While Nashville is known as Music City, it’s also home to one of the nation’s top private universities: Vanderbilt. With a vibrant business school, Vanderbilt’s alumni are well-entrenched in the region’s business community. Eric Johnson, Dean of the Owen Graduate School of Management at Vanderbilt, says there have been many successes coming out of Nashville. And while Nashville seems to have a healthy homegrown ecosystem, Johnson says there’s room for improvement.
“For Nashville, one of the challenges we often face is firms can find early stage capital pretty easily here in town, but as they grow, keeping them fed into a series A, series B, series C round many times having to come from outside of Nashville,” he says. “And I think that's common for many midsize cities like Nashville.”
Speaking on the Smart Business Dealmakers Podcast, Johnson share his thoughts on how Vanderbilt is working with the regional dealmaking community and how the dealmaking dcommunity is supporting Vanderbilt.
There are many interesting venture funds in Nashville, according to Johnson. For instance, the Nashville Capital Network, which was incubated at Vanderbilt’s business school over a decade ago, today is a robust seed fund along with a significant group of angel investors who co-invest together on the fund with startups in town.
“Many of the companies that will come through dealmakers or other places around town, often had some path through the National Capital Network or its affiliates overtime,” Johnson says.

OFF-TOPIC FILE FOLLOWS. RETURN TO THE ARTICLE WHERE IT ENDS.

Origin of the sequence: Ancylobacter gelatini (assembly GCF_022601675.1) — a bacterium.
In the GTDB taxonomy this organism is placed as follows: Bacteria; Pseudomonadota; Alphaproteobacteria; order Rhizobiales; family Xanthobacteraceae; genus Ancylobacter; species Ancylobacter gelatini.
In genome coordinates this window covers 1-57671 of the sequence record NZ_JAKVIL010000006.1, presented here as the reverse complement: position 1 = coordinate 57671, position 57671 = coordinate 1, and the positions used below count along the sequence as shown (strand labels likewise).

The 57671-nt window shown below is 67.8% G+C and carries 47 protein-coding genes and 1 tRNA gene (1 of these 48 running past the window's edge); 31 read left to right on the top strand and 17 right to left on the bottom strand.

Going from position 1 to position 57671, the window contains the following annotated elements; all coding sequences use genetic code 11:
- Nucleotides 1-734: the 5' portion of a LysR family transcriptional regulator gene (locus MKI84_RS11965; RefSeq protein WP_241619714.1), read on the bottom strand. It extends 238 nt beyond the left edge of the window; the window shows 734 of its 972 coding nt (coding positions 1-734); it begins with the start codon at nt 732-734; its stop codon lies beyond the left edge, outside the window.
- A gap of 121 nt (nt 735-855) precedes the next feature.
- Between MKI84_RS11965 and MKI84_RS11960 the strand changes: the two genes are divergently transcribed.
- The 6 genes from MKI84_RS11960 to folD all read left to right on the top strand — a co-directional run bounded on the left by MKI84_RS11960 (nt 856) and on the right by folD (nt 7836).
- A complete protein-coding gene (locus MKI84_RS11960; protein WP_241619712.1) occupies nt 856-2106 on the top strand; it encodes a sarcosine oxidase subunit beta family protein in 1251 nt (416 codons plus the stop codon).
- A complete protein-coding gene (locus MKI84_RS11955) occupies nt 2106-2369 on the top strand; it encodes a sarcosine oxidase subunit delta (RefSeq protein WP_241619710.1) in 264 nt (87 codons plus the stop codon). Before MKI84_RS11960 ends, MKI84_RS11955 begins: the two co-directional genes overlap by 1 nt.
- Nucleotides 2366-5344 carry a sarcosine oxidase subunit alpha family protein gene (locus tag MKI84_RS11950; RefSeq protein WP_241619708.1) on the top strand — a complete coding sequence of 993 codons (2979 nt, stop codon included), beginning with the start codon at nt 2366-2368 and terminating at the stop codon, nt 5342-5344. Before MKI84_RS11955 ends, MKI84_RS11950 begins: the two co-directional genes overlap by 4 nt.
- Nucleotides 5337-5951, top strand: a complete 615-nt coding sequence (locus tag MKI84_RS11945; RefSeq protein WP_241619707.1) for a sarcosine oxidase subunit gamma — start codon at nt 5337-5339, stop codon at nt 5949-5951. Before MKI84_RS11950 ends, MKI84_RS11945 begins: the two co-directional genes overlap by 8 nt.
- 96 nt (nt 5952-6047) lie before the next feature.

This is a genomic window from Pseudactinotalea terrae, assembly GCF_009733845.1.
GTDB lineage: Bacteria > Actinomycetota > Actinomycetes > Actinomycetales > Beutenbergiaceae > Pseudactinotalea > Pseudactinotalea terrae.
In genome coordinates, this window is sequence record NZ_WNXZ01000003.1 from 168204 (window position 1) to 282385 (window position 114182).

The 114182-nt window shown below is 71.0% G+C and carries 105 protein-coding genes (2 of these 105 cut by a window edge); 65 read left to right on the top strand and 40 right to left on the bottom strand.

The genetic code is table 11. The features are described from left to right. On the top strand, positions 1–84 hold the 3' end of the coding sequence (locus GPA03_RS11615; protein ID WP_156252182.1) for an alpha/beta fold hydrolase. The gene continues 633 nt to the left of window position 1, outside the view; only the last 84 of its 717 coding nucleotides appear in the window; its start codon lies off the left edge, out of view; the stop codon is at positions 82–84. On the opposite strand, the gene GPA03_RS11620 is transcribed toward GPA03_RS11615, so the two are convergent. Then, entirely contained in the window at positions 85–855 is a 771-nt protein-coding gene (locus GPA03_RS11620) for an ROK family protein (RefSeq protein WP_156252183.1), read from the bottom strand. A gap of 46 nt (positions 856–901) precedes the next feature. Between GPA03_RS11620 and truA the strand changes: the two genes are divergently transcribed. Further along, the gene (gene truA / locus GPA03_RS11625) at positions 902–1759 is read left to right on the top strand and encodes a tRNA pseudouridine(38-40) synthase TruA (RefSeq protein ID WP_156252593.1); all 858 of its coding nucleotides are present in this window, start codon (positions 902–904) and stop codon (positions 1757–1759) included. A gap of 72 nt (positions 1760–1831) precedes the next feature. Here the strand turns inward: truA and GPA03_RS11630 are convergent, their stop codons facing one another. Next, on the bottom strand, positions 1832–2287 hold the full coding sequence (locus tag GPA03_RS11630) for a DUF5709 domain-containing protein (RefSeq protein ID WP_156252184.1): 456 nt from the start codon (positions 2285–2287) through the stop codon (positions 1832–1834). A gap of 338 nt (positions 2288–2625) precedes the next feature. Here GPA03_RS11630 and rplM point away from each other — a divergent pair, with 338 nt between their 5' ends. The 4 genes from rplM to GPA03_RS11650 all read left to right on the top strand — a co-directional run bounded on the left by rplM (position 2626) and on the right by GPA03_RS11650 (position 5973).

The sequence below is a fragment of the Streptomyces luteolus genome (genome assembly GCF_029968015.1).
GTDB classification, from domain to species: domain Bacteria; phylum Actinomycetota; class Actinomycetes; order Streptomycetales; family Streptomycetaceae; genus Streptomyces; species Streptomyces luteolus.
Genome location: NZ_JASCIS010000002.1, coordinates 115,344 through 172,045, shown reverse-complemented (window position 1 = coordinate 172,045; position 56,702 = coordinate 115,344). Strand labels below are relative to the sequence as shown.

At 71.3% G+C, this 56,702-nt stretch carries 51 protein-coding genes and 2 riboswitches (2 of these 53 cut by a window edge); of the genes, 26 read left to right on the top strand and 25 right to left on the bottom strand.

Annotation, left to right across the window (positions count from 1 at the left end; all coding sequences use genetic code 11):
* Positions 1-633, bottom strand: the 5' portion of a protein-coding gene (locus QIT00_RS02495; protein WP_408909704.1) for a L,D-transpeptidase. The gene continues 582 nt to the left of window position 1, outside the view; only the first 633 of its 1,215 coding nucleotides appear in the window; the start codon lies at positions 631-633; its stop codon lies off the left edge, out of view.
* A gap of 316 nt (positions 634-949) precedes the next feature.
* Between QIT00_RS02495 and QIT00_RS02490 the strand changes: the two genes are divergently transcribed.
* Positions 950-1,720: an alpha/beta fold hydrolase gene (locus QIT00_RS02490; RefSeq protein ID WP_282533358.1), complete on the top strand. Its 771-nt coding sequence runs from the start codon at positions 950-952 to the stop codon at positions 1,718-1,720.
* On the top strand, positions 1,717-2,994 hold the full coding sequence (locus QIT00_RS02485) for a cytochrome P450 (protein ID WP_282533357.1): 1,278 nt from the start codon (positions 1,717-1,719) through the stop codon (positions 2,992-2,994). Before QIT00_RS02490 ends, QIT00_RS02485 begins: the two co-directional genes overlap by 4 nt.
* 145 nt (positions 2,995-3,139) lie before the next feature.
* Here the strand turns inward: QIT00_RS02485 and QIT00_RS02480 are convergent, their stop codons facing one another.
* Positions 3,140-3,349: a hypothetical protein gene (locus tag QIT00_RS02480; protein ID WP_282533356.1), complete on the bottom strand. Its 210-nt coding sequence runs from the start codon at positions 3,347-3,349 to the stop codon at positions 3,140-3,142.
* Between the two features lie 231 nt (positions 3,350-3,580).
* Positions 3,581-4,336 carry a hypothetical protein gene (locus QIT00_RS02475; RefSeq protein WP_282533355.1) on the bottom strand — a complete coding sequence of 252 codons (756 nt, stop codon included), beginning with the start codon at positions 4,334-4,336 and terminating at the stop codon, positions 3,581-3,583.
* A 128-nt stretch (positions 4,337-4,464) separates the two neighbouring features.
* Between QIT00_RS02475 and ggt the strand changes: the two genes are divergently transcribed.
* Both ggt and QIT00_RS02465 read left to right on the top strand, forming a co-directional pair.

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It's important, Johnson says, for the school and the city as efforts continue to be undertaken to build out that ecosystem. For him, that means being involved with the alumni who are starting companies and cheering them on.
He points to a few significant successes in the last few years. For example, Brian Fox’s confirmation.com was incubated at the Owen Graduate School of Management, and Veran Medical Technologies, which exited out in a nine-figure deal to Olympus Corp., is another venture that was incubated in the Owen School with, he says, faculty, alumni and student involvement the whole way through.
“And so those grand slam hits keep me jazzed and coming back and thinking about, ‘How do we do a better job the next time around?’” he says.